It seems that despite the fact that the euro crisis has been splashed across newspapers around the world many people are still fairly ill informed about exactly what is going on. The vast majority seem to automatically assume that everything will be okay in the end when in reality we are in a potentially disastrous financial situation.
There is growing concern that a collapse of the euro would impact upon the UK economy and again lead to an increase in austerity measures which would see services cut and tax demands increasing. This is a situation which is happening across Europe but would obviously get worse in the event of the collapse of the euro.
Civil unrest is a subject which few people are happy to discuss because but what we are seeing in Greece is the reality of the situation today. There has been enormous unrest across Greece and indeed there are few European countries that have escaped some form of public demonstration about the ongoing austerity measures. This is a situation which is likely to get worse before it gets better and many governments within Europe are literally running scared.
My pound would go further
There was an interesting comment in relation to the UK currency and the potential that “my pound would go further” in the event of a collapse in the euro. While there is no doubt that a weakness in the euro would assist the UK currency the reality is that if Europe was to collapse then this would have a detrimental effect on the UK economy which is a very strong trading partner of mainland Europe.
Compared to the rest of the world
When you look at the overall reporting from other countries it becomes evident that the UK expat community are slightly more confident that the euro will be fine, slightly more concerned of the impact it would have on their savings back home and seem to use currency exchange tools more than the average. There is also lower concern regarding the actual collapse of the euro and the impact this will have upon purchasing power with other comments and suggestions making up the balance.
The comment regarding purchasing power is interesting because the UK has yet to adopt the euro, and indeed is unlikely to do so in the immediate future, therefore there will be swings and roundabouts regarding exchange rates between sterling and the euro. A collapse in the euro would assist those investing in Europe, in sterling, but in reality there would be very little in the way of incentive to invest in a euro country, or region, which was in demise. There are some investors who may well bank upon a return to strength for the euro but if we are talking about a total collapse of the currency then this would be a disaster for not only the European market but also the worldwide financial arena.
The UK economy
The UK economy is in many ways insulated from the immediate fluctuations of the euro but the very fact that Europe is the major trading partner of the UK should not be underestimated. This is the reason why the UK government is very keen to become involved in “saving the euro” despite the fact that David Cameron and his coalition government has been sidelined somewhat by France and Germany. Politicians are well aware of the implications of a collapse of the euro and if you notice, at every opportunity, they will do their bit to try and inject some confidence into the markets and talk up the currency.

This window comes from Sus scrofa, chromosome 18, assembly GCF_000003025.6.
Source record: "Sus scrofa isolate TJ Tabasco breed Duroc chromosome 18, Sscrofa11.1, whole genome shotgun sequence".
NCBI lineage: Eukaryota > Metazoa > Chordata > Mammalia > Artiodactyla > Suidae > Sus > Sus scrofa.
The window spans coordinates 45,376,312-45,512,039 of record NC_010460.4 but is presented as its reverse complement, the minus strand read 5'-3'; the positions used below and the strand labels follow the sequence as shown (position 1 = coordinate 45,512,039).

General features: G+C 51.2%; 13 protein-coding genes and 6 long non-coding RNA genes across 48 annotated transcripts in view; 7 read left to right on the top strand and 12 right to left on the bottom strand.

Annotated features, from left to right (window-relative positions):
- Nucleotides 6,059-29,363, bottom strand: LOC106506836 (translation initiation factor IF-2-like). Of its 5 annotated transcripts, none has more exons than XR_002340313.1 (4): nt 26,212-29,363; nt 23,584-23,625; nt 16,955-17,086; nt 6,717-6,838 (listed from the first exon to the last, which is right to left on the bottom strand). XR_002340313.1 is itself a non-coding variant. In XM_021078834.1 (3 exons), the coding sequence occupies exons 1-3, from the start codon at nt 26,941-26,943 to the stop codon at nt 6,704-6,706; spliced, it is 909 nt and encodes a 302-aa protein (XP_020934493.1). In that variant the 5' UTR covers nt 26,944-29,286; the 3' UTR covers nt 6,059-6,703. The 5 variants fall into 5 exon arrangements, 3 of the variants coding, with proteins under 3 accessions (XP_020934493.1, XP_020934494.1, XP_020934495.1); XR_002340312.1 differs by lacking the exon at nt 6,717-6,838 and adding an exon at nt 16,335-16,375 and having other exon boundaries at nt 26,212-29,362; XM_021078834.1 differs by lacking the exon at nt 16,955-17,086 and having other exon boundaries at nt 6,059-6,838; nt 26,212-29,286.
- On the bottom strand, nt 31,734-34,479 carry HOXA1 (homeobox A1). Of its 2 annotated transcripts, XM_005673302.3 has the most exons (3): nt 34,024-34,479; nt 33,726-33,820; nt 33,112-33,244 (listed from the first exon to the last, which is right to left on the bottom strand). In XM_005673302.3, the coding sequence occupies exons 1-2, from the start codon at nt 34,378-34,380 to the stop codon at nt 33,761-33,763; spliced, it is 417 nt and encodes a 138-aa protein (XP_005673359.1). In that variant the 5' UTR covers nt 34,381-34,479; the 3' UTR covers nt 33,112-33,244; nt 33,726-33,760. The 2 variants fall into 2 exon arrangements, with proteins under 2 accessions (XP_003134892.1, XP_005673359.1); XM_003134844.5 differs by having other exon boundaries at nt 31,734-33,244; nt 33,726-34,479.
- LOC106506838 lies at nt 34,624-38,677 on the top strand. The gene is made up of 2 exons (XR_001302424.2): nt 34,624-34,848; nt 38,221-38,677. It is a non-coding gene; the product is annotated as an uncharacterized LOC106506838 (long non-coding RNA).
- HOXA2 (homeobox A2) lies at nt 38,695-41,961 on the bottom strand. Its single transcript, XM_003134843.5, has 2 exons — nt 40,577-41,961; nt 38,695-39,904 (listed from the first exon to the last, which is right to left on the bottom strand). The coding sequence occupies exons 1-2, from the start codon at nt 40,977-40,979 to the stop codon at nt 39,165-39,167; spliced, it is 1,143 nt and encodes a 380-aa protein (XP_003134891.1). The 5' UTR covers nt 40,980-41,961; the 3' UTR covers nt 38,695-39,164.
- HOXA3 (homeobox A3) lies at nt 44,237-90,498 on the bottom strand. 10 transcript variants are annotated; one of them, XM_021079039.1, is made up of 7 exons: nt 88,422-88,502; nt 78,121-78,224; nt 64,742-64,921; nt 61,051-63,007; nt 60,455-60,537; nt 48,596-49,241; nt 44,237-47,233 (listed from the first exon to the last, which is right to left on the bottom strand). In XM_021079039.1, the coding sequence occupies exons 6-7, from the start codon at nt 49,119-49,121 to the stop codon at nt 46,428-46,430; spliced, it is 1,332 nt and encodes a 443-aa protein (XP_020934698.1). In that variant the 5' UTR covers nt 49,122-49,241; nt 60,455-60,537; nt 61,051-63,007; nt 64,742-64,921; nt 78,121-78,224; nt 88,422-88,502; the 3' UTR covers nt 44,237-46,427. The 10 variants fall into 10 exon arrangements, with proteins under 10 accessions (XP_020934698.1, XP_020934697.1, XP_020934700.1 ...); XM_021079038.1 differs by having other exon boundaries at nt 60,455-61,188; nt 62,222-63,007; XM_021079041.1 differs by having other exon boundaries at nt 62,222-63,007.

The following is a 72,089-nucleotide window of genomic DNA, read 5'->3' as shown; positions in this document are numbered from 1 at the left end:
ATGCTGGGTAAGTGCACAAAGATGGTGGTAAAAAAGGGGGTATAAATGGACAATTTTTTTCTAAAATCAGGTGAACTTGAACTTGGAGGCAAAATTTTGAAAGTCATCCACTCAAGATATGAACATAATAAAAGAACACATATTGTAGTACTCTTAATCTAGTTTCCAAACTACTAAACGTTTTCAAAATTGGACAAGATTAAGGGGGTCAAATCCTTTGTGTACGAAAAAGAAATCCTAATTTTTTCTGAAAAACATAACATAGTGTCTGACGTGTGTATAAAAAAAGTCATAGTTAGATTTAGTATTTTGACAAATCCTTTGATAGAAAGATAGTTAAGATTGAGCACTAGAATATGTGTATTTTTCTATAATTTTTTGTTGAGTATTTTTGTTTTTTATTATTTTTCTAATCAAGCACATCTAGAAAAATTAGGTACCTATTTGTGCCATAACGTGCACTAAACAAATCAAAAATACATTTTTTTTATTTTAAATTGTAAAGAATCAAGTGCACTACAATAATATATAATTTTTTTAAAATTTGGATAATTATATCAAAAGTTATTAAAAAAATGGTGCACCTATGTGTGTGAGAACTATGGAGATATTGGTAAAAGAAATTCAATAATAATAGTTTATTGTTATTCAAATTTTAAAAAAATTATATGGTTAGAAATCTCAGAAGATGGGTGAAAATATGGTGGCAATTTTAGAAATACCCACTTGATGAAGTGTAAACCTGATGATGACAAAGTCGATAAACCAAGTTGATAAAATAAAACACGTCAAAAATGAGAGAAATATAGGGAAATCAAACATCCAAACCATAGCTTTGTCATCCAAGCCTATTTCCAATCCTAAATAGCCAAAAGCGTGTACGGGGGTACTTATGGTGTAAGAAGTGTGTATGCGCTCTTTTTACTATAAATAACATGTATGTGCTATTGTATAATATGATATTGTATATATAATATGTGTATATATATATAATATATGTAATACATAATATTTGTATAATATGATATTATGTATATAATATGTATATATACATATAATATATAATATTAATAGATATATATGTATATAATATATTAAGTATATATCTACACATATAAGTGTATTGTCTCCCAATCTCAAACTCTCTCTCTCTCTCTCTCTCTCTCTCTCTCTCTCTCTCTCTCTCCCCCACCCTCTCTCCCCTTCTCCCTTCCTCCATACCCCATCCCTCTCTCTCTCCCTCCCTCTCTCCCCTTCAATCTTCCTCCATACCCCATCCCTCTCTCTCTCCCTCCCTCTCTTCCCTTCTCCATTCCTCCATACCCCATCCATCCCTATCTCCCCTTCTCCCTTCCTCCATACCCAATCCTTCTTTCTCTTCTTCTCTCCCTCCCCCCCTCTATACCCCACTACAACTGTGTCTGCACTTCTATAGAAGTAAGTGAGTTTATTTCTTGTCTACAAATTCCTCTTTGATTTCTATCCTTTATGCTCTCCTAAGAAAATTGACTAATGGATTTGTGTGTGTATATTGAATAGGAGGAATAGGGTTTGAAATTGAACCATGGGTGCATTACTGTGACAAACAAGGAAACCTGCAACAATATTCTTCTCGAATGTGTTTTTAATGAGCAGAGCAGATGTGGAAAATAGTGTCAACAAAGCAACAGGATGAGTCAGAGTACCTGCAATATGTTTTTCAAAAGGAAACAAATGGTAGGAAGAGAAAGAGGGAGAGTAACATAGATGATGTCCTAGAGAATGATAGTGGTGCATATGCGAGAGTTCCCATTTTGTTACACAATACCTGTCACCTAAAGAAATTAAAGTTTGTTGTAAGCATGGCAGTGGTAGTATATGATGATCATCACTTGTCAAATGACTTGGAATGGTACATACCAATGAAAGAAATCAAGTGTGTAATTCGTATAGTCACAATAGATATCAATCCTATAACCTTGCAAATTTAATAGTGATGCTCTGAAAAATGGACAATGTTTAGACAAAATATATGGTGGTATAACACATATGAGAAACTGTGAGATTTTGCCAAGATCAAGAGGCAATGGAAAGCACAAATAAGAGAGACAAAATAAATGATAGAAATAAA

It is also worth noting that the UK government has also been forced to introduce major austerity measures even though they are not on the scale of those seen in Greece. However, this is causing something of a political backlash in the UK and David Cameron and his partners are well aware of the dangers.
While the favoured answer for UK expats would seem to indicate an unwillingness to even contemplate the demise of the euro it was interesting to see that 24% were concerned about the impact this would have on their savings. This now prompts the major question as to whether you exchange your currency to your newfound homeland upon moving or whether indeed you continue to hold your savings and investments in your former homeland currency. Some would argue that if you’re moving to a new country for a new life then you should adopt the new currency but sometimes it is not that simple.
The short to medium-term outlook for the UK economy is a little better today than it has been in recent times but there is still a very strong link between the UK economy and its European counterpart. It will be interesting to see how the movement and the mood of expats changes in the weeks and months ahead as EU politicians continue to battle the financial fires currently gripping Greece. There are some who would argue that confidence has been lost in the European Union and the euro itself while others are adamant that the billions upon billions of euros being pumped into the system will eventually work. However, wave after wave after wave of bad news is washing across Europe and it seems in some cases that EU politicians are taking one step forward and two steps backwards. This is having an impact upon the expat sector as the uncertainty is causing more people to reconsider their short-term plans.